Everyone who has ever had anything to do with football is currently in a Swiss jail awaiting a long stay at her majesty's pleasure, or whatever is the equivalent in the land of the cuckoo clock.
Those football executives who are not currently behind bars must either be expecting a 4am alarm call from men in dark jumpsuits, or are part of the cast for the forthcoming remake of The Great Escape.
It seems that the beautiful game is only looking good in the the rear view mirror of nostalgia.
The trouble with that idea is that in the past, football was probably just as crooked as it is today, they were just getting away with it more.
Information passed less freely, certain shenanigans were excused and, crucially, the Americans had not yet heard of the game, preferring their versions of rounders and rugby.
When it comes to investigating malfeasance, the Americans leave us standing. The banks, who have had more investigations than a hypochondriac's rectum, have got off almost completely scot-free from the attentions of the British regulator.
Our Financial Conduct Authority possesses no bite. It barely even has a bark. When the UK fines a bank for its mind boggling criminality, the banks rest easy as it will be like a mosquito bite on the hide of a rhinoceros. When the Americans fine banks, the earth moves, the building shakes and the executive floor needs to call down for a cleaner and some new pants.
Great Britain has been the home of football since British troglodytes invented it when kicking a skull at their enemies in the next cave. Since TV rights became so expensive, the game has been taken over by lucre and the era of British teams lead by British managers is well and truly over.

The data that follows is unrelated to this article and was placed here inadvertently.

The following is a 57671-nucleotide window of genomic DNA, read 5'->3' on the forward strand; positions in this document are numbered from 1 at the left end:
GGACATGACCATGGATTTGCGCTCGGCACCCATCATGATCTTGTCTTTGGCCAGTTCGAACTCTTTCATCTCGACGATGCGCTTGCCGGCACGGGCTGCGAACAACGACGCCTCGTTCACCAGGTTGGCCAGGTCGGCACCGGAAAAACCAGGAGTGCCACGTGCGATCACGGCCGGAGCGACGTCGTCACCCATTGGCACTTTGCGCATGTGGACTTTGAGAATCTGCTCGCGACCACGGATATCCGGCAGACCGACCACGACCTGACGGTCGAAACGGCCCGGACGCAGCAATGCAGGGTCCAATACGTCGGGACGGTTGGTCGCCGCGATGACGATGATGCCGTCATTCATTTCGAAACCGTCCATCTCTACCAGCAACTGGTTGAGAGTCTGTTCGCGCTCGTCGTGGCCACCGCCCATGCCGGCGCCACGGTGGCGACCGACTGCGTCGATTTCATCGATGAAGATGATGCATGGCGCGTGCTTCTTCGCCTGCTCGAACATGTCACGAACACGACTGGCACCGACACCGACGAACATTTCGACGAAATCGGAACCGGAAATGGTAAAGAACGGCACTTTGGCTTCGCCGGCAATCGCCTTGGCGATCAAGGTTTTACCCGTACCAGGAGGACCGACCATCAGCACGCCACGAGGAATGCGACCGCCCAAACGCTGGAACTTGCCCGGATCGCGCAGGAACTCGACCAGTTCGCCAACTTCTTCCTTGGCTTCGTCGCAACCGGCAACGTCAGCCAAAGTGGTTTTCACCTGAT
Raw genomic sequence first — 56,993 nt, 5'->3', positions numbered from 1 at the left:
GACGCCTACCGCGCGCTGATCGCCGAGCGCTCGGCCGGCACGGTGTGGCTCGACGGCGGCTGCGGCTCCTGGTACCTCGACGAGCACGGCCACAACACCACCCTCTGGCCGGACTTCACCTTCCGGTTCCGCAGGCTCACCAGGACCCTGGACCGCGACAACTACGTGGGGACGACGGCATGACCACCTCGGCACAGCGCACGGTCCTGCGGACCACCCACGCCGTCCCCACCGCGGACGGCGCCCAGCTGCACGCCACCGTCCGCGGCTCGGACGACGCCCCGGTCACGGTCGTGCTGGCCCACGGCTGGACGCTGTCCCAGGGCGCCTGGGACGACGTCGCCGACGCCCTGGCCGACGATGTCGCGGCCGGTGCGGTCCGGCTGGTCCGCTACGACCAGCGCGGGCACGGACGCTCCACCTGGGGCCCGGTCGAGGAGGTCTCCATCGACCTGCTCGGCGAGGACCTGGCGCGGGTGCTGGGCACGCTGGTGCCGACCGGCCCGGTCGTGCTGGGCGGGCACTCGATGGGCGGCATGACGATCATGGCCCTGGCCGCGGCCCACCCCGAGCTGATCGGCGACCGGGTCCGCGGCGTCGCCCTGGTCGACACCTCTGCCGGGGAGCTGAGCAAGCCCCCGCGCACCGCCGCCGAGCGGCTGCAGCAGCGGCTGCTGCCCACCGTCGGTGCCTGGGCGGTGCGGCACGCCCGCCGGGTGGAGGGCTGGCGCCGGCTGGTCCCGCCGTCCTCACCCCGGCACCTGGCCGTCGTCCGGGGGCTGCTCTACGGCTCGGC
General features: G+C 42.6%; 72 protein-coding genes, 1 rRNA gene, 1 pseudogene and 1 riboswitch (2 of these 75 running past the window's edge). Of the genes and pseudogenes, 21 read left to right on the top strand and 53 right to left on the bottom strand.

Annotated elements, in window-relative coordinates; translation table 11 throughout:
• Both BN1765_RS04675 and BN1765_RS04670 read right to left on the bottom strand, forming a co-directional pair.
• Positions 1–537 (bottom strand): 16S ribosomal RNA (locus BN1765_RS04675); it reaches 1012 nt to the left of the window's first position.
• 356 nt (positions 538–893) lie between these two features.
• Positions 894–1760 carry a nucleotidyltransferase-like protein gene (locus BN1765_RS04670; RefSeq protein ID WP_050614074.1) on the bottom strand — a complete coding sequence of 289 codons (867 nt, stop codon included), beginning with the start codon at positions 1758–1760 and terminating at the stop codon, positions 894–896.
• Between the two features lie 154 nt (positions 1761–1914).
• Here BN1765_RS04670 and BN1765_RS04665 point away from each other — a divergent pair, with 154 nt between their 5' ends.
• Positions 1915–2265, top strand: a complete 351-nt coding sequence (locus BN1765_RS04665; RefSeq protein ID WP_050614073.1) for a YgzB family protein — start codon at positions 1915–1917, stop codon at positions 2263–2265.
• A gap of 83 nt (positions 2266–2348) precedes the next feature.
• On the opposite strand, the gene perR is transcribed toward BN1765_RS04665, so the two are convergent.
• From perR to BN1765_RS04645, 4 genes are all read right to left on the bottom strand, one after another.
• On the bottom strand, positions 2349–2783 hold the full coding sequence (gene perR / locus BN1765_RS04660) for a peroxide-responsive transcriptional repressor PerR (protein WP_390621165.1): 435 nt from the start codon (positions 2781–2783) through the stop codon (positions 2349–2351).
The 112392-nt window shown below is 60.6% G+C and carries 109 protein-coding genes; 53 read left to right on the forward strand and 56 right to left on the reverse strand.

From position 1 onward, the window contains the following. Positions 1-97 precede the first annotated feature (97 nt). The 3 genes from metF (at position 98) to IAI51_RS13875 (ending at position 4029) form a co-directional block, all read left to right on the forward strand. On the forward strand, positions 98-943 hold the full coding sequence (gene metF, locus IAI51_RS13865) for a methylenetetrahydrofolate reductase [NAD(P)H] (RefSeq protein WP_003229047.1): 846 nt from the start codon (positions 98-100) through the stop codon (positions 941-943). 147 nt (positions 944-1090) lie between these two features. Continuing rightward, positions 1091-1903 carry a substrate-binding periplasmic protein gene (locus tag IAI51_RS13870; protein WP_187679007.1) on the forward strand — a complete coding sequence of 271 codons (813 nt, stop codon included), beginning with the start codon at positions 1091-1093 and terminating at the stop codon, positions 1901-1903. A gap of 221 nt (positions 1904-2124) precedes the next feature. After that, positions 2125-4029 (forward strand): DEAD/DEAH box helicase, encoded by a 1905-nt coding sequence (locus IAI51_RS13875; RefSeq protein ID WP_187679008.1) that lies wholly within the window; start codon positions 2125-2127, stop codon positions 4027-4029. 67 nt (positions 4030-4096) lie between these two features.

The governance of the sport is not our domain now either. International football is so rich that even the previously disinterested Americans are paying it heed and where money goes, crooks are sure to follow, and after them comes the Yankee law man.
They are bandying around phrases like racketeering, wire fraud and money laundering, which are the sort of activities that would get you a title and a seat in the House of Lords in this country, if you did it right and didn't attract too much attention. In America, they get you sent to a maximum security facility for the rest of your life and the lives of your children too.
When FIFA was roused from its elegant, first class, five star slumber, they might have been annoyed that it was the Swiss authorities that had woken them up. This would have been replaced by a shuddering, all consuming terror that it was the USA who had requested it.
The Americans might not know how to explain the offside rule, but they certainly know what to do with scheming, lying, cheating weasels.